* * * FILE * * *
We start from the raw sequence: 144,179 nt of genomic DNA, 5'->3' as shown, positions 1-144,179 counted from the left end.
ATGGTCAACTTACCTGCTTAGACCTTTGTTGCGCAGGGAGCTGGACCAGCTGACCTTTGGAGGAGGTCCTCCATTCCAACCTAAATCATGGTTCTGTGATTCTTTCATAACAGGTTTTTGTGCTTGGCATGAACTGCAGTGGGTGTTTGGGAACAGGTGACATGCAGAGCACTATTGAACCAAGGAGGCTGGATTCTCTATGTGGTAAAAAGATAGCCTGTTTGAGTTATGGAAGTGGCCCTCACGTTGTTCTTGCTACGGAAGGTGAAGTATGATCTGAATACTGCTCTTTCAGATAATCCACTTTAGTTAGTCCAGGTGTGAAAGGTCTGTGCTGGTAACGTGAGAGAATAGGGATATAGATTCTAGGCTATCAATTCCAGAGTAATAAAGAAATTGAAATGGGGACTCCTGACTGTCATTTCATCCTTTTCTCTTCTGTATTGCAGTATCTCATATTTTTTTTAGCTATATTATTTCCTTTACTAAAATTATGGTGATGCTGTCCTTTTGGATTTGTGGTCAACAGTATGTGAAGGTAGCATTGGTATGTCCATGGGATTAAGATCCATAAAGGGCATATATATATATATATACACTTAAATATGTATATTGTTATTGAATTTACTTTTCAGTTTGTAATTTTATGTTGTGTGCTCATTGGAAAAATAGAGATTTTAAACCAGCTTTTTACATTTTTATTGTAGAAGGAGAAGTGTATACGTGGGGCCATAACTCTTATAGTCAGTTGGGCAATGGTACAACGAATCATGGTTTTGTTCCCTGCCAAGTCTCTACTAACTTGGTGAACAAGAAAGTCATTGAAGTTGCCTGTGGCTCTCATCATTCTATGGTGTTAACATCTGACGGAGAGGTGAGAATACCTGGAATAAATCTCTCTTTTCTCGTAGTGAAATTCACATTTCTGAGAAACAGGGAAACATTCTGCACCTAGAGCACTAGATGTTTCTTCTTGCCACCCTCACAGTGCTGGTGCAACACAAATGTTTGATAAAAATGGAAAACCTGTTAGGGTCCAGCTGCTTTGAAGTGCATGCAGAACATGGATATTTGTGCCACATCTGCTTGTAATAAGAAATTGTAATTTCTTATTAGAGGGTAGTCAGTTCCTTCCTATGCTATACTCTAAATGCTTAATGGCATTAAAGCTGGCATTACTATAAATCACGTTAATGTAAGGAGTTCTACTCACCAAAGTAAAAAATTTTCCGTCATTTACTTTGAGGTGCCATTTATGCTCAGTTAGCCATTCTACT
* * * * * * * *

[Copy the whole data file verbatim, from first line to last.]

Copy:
We start from the raw sequence: 144,179 nt of genomic DNA, 5'->3' as shown, positions 1-144,179 counted from the left end.
ATGGTCAACTTACCTGCTTAGACCTTTGTTGCGCAGGGAGCTGGACCAGCTGACCTTTGGAGGAGGTCCTCCATTCCAACCTAAATCATGGTTCTGTGATTCTTTCATAACAGGTTTTTGTGCTTGGCATGAACTGCAGTGGGTGTTTGGGAACAGGTGACATGCAGAGCACTATTGAACCAAGGAGGCTGGATTCTCTATGTGGTAAAAAGATAGCCTGTTTGAGTTATGGAAGTGGCCCTCACGTTGTTCTTGCTACGGAAGGTGAAGTATGATCTGAATACTGCTCTTTCAGATAATCCACTTTAGTTAGTCCAGGTGTGAAAGGTCTGTGCTGGTAACGTGAGAGAATAGGGATATAGATTCTAGGCTATCAATTCCAGAGTAATAAAGAAATTGAAATGGGGACTCCTGACTGTCATTTCATCCTTTTCTCTTCTGTATTGCAGTATCTCATATTTTTTTTAGCTATATTATTTCCTTTACTAAAATTATGGTGATGCTGTCCTTTTGGATTTGTGGTCAACAGTATGTGAAGGTAGCATTGGTATGTCCATGGGATTAAGATCCATAAAGGGCATATATATATATATATACACTTAAATATGTATATTGTTATTGAATTTACTTTTCAGTTTGTAATTTTATGTTGTGTGCTCATTGGAAAAATAGAGATTTTAAACCAGCTTTTTACATTTTTATTGTAGAAGGAGAAGTGTATACGTGGGGCCATAACTCTTATAGTCAGTTGGGCAATGGTACAACGAATCATGGTTTTGTTCCCTGCCAAGTCTCTACTAACTTGGTGAACAAGAAAGTCATTGAAGTTGCCTGTGGCTCTCATCATTCTATGGTGTTAACATCTGACGGAGAGGTGAGAATACCTGGAATAAATCTCTCTTTTCTCGTAGTGAAATTCACATTTCTGAGAAACAGGGAAACATTCTGCACCTAGAGCACTAGATGTTTCTTCTTGCCACCCTCACAGTGCTGGTGCAACACAAATGTTTGATAAAAATGGAAAACCTGTTAGGGTCCAGCTGCTTTGAAGTGCATGCAGAACATGGATATTTGTGCCACATCTGCTTGTAATAAGAAATTGTAATTTCTTATTAGAGGGTAGTCAGTTCCTTCCTATGCTATACTCTAAATGCTTAATGGCATTAAAGCTGGCATTACTATAAATCACGTTAATGTAAGGAGTTCTACTCACCAAAGTAAAAAATTTTCCGTCATTTACTTTGAGGTGCCATTTATGCTCAGTTAGCCATTCTACT